Visual impairment prevalence, causes, and role of healthcare access: a systematic review and meta-analysis in Iran

Authors: Afarid M, Vardanjani HM, Mahdaviazad H, Alamolhoda M, Farahangiz S.

Geographical coverage: Iran

Sector: Burden of disease, biomedical and health systems

Sub-sector: Epidemiology, causes and access

Equity focus: None specified

Study population: General population

Review type: Other review

Quantitative synthesis method: Systematic review and meta-analysis

Qualitative synthesis method: Not applicable


Visual impairment (VI) is a prevalent public health issue, affecting an estimated 285 million people worldwide, including 39 million who are blind. The primary causes, such as refractive errors, cataracts, macular degeneration, and glaucoma, are largely preventable or manageable with appropriate medical care. Despite numerous epidemiological studies on VI prevalence and causes, there is significant variation in the reported prevalence across different regions of Iran.

Objectives: To assess the VI prevalence, related causes, and its relationship with access to physicians (as one of the main indices of health care access) in Iran.

Main findings:

Authors included a total of eight observational studies in the review, all conducted in Iran. Three studies were conducted in urban areas, two studies in rural areas and three were conducted in rural/urban areas. Sample sizes varied among included studies from 1,185 to 11,975. Overall, five studies were conducted on all age groups and three on participants older than 40 years.

Authors reported the pooled prevalence of blindness using the random-effects model of 0.80% (95%CI: 0.61-0.99%, Q = 291.09, I2 = 87.98%). They reported that the prevalence of blindness in men was 0.71% (95% CI: 0.46-0.97%) and in women was 0.92% (95% CI: 0.63-1.21%). Based on the results from the meta-regression, authors found that a greater number of GPs (t = -3.45, p = 0.001) and pharmacists (t = -2.30, p = 0.024) was associated with a lower prevalence of blindness, while a greater number of medical specialists was associated with a higher prevalence of blindness (t = 3.58, p = 0.001).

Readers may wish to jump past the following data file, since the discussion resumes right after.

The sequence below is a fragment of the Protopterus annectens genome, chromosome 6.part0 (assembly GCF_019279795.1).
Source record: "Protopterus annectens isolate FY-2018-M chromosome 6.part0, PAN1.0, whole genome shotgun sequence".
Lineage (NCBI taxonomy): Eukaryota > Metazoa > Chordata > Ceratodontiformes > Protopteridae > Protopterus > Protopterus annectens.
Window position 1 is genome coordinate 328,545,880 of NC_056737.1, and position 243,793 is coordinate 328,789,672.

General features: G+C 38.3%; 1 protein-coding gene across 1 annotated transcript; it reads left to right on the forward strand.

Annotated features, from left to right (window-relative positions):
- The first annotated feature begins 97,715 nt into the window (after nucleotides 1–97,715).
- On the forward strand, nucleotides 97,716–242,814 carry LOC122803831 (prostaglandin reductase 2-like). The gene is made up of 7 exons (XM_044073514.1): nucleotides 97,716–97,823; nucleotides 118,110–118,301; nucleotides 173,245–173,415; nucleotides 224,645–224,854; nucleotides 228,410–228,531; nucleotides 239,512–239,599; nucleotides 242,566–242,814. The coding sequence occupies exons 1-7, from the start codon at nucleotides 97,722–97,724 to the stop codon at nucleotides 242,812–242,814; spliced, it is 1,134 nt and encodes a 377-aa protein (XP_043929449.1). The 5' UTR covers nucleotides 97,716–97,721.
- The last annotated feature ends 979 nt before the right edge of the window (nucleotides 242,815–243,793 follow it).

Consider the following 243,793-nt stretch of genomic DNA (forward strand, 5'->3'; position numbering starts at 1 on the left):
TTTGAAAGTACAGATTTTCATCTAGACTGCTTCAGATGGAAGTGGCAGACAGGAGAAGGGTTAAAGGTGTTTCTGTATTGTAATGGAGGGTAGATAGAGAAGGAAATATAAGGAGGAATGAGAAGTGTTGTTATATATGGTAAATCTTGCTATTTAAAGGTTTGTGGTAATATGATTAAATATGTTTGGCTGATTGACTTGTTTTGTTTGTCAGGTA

The overall pooled prevalence of low vision was 2.92% (95% CI: 2.40-3.44%, Q = 1092.58, I2 = 96.52%); low vision prevalence rate was reported at 2.50% (95% CI: 1.85-3.14%) in men and 3.38% (95% CI: 2.54-4.22%) in women. There was considerable variation in the prevalence of low vision across age groups in both genders. The meta-regression model showed that the number of GPs was independently associated with a lower prevalence of low vision (t = -2.80, p = 0.006), while a higher density of specialists was associated with a higher prevalence of low vision (t = 2.54, p = 0.013).

Pooled prevalence of VI was 5.57% (95% CI: 4.71-6.43%, Q = 1803.98, I2 = 97.89%). It was 5.02% (95% CI: 3.87-6.17%) in men (Figure 6) and 6.26% (95% CI:4.91-7.61%) in women (Figure 7). Based on the results obtained by the meta-regression model, authors found a negative independent association between higher density of pharmacists and prevalence of VI (t = −3.74, p = 0.001).

Authors included five studies in analysis based on the best-corrected visual acuity (BCVA) and found that the pooled prevalence of cataracts was 37.4% (95% CI: 29.5-45.3%) as the most common cause of VI. The pooled prevalence of macular degeneration was 9.7% (95% CI: 2.2-17.2%), amblyopia 8.2% (95% CI: 4.6-11.9%), corneal opacity 6.6% (95% CI: 1.9-11.2%), and glaucoma 4% (95% CI: 2.4-5.6%), based on BCVA. Moreover, the pooled prevalence of diabetic retinopathy was 17% (95% CI: 10.8-23.2%), which was reported in only two studies. The I2 was 67%, 56.3%, 79.6%, 77.8% and 0.0% for the following causes, respectively: cataracts, amblyopia, macular degeneration, corneal opacity and glaucoma.